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Lol, I worked with my father doing HVAC for 7 years before joining the military my friend.

3) He leaves the a/c on, keeps the door between the garage and the house closed. Then the fan can not be used in this application because it then becomes a ventilation fan for the garage and by code, can not be discharged into the attic.


You dont quit understand, There is no code saying doors have to be open or wich rooms have to receive circulation. Its the same as if he had one in his bedroom and closed his door to the rest of his house.

BUT just to show your a complete fucktard and to help you realise that code is not up for interpretation as its meant to be followed as written I contacted The TEXAS STATE BUILDING CODE AND INSPECTIONS OFFICE @ Oak Cliff Municipal Center, 320 E. Jefferson Blvd. Room 118, Dallas, TX 75203 and asked how the code is to be interpreted.

Interpretation as follows:

Mr. McClay,

Thank you for your recent request for information regarding code and procedure for installing a Ceiling mounted fan in your garage. I have reviewed the code as well as spoken to a few of our in-house inspectors as I really can't say this is a question I have been asked before. Now to your answere, Yes you can mount your fan in your garage and allow it to be vented into your attic as long as you do not share an open attic with an ajoining home. Now after review of the type of fan you had linked in your E-Mail I would say that an inspection or permit is also not required for installation unless there is extensive electrical work involved "Wich I am told there is not" or unless it is of personal preference. You would not be in any violation of housing code or ordinance. Now as to your last question it would also not be in violation if you used said fan to remove any smoke build up that may occure while working in said garage as your attics vents will vent said fumes. Mind you I would suggest you use good common sense and caution if using fan for the pourpose of venting toxic fumes as it just does not seem safe. Anymore questions feel free to contact our office anytime.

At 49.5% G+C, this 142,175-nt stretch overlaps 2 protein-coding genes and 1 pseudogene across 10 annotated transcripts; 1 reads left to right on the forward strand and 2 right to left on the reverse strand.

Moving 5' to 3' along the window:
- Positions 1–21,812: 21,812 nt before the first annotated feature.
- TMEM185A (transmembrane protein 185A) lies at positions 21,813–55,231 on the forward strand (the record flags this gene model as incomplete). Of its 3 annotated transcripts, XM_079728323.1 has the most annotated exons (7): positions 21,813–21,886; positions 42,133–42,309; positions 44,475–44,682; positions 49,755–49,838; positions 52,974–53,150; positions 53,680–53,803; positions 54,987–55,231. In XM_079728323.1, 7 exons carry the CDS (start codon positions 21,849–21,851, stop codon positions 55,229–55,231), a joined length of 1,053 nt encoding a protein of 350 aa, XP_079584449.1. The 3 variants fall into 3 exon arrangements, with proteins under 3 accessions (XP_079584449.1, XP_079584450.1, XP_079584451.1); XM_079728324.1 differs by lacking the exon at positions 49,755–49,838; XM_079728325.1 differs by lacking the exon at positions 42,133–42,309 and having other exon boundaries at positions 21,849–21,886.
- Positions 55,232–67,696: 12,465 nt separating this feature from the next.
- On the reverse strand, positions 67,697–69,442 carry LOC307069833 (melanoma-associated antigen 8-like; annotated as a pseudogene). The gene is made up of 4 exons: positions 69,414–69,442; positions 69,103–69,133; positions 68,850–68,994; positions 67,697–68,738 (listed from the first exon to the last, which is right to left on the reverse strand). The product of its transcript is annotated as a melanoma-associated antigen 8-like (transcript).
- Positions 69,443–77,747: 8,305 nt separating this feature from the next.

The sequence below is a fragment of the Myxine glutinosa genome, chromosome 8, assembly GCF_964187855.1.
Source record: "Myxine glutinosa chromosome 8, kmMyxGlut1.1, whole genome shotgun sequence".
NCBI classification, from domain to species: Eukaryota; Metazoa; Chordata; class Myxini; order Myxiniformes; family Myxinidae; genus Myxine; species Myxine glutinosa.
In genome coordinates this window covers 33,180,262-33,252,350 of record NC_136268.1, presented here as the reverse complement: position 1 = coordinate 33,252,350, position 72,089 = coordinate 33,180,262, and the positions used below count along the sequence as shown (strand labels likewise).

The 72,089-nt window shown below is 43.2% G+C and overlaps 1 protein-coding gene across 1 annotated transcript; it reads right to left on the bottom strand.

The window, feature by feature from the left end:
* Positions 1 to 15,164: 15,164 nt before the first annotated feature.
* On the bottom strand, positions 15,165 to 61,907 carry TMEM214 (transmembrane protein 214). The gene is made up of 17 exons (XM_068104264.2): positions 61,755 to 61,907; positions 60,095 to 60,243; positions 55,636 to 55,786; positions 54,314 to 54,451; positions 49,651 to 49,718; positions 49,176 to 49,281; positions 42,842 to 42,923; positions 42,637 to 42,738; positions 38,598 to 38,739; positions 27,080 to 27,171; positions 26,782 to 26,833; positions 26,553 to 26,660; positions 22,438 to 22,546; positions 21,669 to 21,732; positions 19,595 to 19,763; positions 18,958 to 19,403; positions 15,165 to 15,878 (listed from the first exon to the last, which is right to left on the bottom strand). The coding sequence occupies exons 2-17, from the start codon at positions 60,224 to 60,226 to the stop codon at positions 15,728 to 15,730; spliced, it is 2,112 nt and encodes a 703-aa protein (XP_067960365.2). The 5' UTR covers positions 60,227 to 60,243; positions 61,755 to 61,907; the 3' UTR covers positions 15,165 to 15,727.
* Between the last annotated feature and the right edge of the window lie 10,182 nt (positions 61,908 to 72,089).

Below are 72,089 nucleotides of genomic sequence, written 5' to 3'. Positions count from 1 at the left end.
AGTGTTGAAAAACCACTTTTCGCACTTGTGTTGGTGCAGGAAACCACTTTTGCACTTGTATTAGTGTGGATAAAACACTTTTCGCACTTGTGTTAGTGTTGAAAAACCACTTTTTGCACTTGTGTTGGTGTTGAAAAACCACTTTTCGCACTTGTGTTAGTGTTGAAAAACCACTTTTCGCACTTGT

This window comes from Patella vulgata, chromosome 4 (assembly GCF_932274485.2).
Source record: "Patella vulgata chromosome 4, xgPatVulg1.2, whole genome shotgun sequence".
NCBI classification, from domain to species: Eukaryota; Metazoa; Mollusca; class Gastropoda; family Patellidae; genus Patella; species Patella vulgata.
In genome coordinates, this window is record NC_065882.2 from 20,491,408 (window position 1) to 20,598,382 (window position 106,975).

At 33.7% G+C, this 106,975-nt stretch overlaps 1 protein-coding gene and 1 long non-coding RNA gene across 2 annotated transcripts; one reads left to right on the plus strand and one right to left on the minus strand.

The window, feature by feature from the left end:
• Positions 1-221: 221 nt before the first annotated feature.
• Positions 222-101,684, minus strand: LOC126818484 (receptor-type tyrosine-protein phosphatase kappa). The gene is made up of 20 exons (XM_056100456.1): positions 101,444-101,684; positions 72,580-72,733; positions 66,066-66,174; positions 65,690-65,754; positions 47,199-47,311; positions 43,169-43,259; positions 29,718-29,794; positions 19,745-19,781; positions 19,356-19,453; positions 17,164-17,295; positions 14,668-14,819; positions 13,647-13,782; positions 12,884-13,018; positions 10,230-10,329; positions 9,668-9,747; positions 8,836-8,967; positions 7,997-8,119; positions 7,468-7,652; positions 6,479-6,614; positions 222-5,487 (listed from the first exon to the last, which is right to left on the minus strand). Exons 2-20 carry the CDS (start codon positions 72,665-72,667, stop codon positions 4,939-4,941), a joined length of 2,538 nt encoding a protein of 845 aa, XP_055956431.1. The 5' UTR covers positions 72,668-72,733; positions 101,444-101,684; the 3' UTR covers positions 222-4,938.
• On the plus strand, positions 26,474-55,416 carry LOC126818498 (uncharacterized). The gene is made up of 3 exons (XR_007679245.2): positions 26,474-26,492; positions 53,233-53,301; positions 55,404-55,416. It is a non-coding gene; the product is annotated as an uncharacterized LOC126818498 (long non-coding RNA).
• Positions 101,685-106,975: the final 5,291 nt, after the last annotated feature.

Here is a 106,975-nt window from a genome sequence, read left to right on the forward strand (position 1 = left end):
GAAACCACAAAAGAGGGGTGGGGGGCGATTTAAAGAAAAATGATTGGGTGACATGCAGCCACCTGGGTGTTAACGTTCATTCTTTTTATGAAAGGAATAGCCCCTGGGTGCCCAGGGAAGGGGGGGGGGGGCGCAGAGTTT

you see, the code IS up for interpretation because what he suggested could be interpreted as violating the code by some people. Is statement is in direct contrast to other sections in the code. Refer to the secition, directly out of the Residental Code, you can not directly exhaust into the attic with anything except a whole-house ventilation-type fan, if it was being used for ventilation of the garage, than it is not being used for the whole house, unless you did one of the stupid options I listed. Not only that, but the code also prohibits using air from the garage as return air, there is a reason for that, so why push it back into your house through the attic? Makes a lot of sense to a complete fucking dolt like yourself I guess.